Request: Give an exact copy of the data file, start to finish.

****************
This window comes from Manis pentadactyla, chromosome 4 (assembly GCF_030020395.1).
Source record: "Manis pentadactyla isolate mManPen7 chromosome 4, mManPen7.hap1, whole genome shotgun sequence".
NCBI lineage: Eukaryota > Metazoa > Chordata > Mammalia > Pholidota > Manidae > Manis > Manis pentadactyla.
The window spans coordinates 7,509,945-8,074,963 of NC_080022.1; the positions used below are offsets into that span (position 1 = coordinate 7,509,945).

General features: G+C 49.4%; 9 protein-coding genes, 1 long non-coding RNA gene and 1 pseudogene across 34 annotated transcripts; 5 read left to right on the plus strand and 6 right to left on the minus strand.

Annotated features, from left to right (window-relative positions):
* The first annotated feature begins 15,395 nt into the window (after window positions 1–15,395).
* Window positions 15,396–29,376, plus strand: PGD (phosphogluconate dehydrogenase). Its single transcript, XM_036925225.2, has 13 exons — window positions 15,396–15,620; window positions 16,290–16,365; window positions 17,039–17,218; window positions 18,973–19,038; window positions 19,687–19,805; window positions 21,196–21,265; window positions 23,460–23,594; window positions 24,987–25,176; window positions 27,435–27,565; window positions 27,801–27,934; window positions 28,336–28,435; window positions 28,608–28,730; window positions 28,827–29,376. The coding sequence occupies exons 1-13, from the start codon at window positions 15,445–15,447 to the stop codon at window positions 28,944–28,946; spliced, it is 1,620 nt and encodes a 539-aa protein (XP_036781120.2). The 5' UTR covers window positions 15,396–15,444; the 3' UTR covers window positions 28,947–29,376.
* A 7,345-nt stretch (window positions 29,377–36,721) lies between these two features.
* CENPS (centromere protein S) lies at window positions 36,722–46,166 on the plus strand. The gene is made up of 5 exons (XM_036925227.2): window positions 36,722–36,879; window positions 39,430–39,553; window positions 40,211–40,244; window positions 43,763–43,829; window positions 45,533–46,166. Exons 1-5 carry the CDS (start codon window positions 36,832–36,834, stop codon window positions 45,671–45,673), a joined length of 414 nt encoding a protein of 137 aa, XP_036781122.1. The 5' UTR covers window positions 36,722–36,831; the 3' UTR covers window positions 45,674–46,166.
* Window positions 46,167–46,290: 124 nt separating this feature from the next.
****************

This window comes from Manis pentadactyla, chromosome 4 (assembly GCF_030020395.1).
Source record: "Manis pentadactyla isolate mManPen7 chromosome 4, mManPen7.hap1, whole genome shotgun sequence".
NCBI lineage: Eukaryota > Metazoa > Chordata > Mammalia > Pholidota > Manidae > Manis > Manis pentadactyla.
The window spans coordinates 7,509,945-8,074,963 of NC_080022.1; the positions used below are offsets into that span (position 1 = coordinate 7,509,945).

General features: G+C 49.4%; 9 protein-coding genes, 1 long non-coding RNA gene and 1 pseudogene across 34 annotated transcripts; 5 read left to right on the plus strand and 6 right to left on the minus strand.

Annotated features, from left to right (window-relative positions):
* The first annotated feature begins 15,395 nt into the window (after window positions 1–15,395).
* Window positions 15,396–29,376, plus strand: PGD (phosphogluconate dehydrogenase). Its single transcript, XM_036925225.2, has 13 exons — window positions 15,396–15,620; window positions 16,290–16,365; window positions 17,039–17,218; window positions 18,973–19,038; window positions 19,687–19,805; window positions 21,196–21,265; window positions 23,460–23,594; window positions 24,987–25,176; window positions 27,435–27,565; window positions 27,801–27,934; window positions 28,336–28,435; window positions 28,608–28,730; window positions 28,827–29,376. The coding sequence occupies exons 1-13, from the start codon at window positions 15,445–15,447 to the stop codon at window positions 28,944–28,946; spliced, it is 1,620 nt and encodes a 539-aa protein (XP_036781120.2). The 5' UTR covers window positions 15,396–15,444; the 3' UTR covers window positions 28,947–29,376.
* A 7,345-nt stretch (window positions 29,377–36,721) lies between these two features.
* CENPS (centromere protein S) lies at window positions 36,722–46,166 on the plus strand. The gene is made up of 5 exons (XM_036925227.2): window positions 36,722–36,879; window positions 39,430–39,553; window positions 40,211–40,244; window positions 43,763–43,829; window positions 45,533–46,166. Exons 1-5 carry the CDS (start codon window positions 36,832–36,834, stop codon window positions 45,671–45,673), a joined length of 414 nt encoding a protein of 137 aa, XP_036781122.1. The 5' UTR covers window positions 36,722–36,831; the 3' UTR covers window positions 45,674–46,166.
* Window positions 46,167–46,290: 124 nt separating this feature from the next.